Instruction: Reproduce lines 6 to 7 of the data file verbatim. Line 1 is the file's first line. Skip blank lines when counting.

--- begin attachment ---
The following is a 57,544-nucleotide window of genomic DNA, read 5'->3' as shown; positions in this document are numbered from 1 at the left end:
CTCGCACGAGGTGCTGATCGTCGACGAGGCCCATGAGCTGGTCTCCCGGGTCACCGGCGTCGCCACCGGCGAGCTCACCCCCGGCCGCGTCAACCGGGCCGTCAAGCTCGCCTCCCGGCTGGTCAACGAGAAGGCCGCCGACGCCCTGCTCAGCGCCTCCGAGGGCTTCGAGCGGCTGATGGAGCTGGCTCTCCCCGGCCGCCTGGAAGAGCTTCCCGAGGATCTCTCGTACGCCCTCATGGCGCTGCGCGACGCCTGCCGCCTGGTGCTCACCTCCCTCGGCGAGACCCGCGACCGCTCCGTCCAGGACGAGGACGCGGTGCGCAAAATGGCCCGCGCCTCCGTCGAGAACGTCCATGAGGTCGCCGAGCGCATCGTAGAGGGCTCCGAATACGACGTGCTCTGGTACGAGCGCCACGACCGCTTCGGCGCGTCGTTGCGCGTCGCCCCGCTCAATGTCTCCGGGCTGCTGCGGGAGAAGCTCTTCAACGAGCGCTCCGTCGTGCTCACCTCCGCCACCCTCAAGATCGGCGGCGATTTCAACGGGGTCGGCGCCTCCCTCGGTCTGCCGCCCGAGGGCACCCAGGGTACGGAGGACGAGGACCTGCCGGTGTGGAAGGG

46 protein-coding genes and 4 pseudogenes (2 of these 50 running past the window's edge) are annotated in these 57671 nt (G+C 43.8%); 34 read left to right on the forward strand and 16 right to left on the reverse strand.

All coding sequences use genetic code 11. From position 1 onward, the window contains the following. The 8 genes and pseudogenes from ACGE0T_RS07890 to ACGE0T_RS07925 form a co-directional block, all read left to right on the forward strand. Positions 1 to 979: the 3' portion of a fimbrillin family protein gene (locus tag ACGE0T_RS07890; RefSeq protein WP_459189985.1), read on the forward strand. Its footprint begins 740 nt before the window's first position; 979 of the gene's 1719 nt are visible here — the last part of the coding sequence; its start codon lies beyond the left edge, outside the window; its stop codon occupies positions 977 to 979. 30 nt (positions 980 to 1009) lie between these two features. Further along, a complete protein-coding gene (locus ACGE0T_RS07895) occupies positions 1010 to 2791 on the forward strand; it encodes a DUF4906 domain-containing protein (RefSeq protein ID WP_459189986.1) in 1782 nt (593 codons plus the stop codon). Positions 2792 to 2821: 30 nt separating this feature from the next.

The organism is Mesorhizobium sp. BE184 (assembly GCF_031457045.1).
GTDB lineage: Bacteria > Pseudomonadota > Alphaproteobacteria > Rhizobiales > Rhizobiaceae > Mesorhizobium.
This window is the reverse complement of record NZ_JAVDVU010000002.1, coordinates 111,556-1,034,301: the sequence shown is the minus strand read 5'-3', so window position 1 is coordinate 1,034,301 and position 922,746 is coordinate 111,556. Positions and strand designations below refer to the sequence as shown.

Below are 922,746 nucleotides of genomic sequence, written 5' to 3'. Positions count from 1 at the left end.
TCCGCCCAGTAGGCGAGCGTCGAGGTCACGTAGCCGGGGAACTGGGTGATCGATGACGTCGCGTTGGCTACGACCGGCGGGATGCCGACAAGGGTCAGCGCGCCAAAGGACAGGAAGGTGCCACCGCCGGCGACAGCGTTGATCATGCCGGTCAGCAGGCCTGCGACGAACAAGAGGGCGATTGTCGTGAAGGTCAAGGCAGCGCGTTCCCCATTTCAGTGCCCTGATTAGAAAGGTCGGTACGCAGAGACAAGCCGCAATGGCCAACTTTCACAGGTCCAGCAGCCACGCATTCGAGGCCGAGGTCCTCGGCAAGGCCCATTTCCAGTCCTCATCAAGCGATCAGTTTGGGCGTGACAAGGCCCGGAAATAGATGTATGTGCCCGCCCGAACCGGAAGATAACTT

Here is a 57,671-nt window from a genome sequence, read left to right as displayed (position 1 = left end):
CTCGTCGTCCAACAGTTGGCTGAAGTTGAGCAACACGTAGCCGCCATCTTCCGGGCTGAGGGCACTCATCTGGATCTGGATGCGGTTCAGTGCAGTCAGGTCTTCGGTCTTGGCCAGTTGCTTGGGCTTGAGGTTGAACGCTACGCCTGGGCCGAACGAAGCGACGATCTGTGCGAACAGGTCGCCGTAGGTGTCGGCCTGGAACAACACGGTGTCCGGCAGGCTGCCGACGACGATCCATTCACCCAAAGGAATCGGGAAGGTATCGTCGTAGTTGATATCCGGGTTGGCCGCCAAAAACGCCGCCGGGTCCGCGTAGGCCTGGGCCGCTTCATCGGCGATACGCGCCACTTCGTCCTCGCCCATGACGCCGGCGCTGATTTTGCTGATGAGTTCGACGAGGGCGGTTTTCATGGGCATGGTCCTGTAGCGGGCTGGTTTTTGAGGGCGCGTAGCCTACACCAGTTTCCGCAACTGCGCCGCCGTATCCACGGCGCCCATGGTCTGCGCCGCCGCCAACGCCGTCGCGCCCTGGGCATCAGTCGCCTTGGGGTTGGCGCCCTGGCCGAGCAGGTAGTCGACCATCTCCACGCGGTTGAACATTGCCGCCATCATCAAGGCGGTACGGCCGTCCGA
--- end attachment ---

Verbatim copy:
GTDB lineage: Bacteria > Pseudomonadota > Alphaproteobacteria > Rhizobiales > Rhizobiaceae > Mesorhizobium.
This window is the reverse complement of record NZ_JAVDVU010000002.1, coordinates 111,556-1,034,301: the sequence shown is the minus strand read 5'-3', so window position 1 is coordinate 1,034,301 and position 922,746 is coordinate 111,556. Positions and strand designations below refer to the sequence as shown.